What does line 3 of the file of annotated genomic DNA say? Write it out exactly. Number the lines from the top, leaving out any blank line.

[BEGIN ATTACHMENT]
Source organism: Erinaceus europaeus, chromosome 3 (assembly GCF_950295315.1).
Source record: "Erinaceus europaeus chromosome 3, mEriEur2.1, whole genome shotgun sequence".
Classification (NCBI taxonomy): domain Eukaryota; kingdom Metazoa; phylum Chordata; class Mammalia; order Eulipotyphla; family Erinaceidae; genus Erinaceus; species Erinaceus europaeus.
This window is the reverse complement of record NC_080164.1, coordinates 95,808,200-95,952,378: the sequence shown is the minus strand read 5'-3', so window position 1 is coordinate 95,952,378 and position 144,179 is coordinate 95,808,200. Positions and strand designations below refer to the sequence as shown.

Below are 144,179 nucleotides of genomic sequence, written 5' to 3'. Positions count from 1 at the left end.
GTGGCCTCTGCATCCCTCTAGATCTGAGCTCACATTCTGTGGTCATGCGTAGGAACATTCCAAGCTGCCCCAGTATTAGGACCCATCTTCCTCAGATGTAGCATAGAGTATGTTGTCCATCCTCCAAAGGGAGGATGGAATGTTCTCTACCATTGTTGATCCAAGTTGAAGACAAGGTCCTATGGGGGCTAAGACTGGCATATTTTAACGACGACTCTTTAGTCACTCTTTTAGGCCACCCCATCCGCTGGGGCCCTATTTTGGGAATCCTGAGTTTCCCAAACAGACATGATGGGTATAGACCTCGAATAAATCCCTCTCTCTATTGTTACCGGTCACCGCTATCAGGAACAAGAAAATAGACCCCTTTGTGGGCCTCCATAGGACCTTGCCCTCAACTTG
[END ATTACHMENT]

Classification (NCBI taxonomy): domain Eukaryota; kingdom Metazoa; phylum Chordata; class Mammalia; order Eulipotyphla; family Erinaceidae; genus Erinaceus; species Erinaceus europaeus.